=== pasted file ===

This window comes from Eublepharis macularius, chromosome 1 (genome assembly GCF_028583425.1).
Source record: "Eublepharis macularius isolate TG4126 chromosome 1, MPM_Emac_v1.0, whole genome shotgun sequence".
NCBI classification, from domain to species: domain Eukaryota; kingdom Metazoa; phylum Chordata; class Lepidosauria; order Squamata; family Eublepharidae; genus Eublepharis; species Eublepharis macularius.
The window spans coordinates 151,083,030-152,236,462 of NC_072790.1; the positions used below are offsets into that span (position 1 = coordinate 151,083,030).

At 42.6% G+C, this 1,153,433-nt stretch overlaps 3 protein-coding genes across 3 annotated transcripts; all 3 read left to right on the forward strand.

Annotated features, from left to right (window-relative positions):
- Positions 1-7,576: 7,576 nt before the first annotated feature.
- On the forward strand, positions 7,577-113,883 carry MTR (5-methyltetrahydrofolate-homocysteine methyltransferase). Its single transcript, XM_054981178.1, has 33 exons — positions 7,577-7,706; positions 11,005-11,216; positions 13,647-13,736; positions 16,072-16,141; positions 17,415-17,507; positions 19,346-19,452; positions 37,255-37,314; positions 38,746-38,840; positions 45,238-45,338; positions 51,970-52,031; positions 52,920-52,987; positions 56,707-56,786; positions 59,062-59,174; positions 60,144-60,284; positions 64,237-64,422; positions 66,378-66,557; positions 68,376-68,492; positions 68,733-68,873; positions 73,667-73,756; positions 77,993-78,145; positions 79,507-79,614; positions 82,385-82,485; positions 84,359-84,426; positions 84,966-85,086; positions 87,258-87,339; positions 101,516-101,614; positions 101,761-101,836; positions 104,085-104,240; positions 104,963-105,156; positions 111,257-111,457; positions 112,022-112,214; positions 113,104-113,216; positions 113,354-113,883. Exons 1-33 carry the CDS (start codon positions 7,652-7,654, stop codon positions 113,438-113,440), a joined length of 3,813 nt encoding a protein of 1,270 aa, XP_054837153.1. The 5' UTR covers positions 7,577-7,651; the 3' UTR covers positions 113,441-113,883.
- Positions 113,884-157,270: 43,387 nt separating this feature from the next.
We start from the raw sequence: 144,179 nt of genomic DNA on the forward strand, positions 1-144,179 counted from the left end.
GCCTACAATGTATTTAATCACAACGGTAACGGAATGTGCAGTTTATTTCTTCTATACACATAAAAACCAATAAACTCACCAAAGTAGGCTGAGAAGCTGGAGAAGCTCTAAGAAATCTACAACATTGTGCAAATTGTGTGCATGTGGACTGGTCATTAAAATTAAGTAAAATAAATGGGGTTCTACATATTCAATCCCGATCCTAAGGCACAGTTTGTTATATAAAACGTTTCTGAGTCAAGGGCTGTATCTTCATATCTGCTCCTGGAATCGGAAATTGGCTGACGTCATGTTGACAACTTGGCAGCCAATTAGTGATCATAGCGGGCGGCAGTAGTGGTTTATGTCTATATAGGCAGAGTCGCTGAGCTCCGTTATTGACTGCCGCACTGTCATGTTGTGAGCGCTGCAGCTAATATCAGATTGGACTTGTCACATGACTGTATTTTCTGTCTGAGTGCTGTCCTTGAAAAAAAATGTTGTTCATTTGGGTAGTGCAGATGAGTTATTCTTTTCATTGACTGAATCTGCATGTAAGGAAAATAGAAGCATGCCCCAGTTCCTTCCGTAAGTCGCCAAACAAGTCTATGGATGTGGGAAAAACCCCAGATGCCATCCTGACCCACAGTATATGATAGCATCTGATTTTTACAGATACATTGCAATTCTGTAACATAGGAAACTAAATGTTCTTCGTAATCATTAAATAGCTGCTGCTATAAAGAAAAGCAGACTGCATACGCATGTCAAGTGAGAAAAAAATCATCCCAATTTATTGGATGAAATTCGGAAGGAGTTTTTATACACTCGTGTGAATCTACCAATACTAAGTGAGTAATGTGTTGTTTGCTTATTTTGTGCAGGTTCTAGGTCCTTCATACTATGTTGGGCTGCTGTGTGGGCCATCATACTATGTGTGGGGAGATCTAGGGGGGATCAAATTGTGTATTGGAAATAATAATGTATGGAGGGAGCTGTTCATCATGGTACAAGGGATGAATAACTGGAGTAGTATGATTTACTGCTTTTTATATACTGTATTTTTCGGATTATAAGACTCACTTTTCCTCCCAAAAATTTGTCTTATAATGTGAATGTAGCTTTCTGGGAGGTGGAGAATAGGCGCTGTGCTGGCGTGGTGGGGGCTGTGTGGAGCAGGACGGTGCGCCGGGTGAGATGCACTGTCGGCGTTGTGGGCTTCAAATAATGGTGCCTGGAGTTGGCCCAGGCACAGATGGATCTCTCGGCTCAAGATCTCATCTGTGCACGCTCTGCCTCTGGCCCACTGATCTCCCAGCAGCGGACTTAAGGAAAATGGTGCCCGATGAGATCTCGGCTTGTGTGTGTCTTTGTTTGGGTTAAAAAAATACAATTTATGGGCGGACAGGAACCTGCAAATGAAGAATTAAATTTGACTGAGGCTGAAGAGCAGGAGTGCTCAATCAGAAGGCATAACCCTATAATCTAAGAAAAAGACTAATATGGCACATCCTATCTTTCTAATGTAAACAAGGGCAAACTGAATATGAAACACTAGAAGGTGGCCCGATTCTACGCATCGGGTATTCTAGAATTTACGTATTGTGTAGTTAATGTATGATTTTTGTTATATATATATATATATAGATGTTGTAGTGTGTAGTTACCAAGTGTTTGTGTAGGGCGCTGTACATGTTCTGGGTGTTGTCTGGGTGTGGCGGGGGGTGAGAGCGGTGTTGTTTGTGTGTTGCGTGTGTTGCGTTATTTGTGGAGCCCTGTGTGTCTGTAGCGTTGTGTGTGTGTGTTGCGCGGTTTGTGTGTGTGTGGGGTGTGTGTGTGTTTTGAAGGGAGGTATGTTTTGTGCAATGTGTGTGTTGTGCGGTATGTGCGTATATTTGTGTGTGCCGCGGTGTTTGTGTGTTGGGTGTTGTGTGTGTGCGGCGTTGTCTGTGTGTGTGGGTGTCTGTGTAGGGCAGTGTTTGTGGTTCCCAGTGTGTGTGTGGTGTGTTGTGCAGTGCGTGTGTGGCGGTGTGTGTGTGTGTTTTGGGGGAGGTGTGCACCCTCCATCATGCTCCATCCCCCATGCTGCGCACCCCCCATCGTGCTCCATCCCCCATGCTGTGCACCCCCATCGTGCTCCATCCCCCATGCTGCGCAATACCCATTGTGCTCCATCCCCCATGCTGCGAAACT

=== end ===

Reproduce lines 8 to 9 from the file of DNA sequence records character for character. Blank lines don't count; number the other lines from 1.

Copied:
- On the forward strand, positions 7,577-113,883 carry MTR (5-methyltetrahydrofolate-homocysteine methyltransferase). Its single transcript, XM_054981178.1, has 33 exons — positions 7,577-7,706; positions 11,005-11,216; positions 13,647-13,736; positions 16,072-16,141; positions 17,415-17,507; positions 19,346-19,452; positions 37,255-37,314; positions 38,746-38,840; positions 45,238-45,338; positions 51,970-52,031; positions 52,920-52,987; positions 56,707-56,786; positions 59,062-59,174; positions 60,144-60,284; positions 64,237-64,422; positions 66,378-66,557; positions 68,376-68,492; positions 68,733-68,873; positions 73,667-73,756; positions 77,993-78,145; positions 79,507-79,614; positions 82,385-82,485; positions 84,359-84,426; positions 84,966-85,086; positions 87,258-87,339; positions 101,516-101,614; positions 101,761-101,836; positions 104,085-104,240; positions 104,963-105,156; positions 111,257-111,457; positions 112,022-112,214; positions 113,104-113,216; positions 113,354-113,883. Exons 1-33 carry the CDS (start codon positions 7,652-7,654, stop codon positions 113,438-113,440), a joined length of 3,813 nt encoding a protein of 1,270 aa, XP_054837153.1. The 5' UTR covers positions 7,577-7,651; the 3' UTR covers positions 113,441-113,883.
- Positions 113,884-157,270: 43,387 nt separating this feature from the next.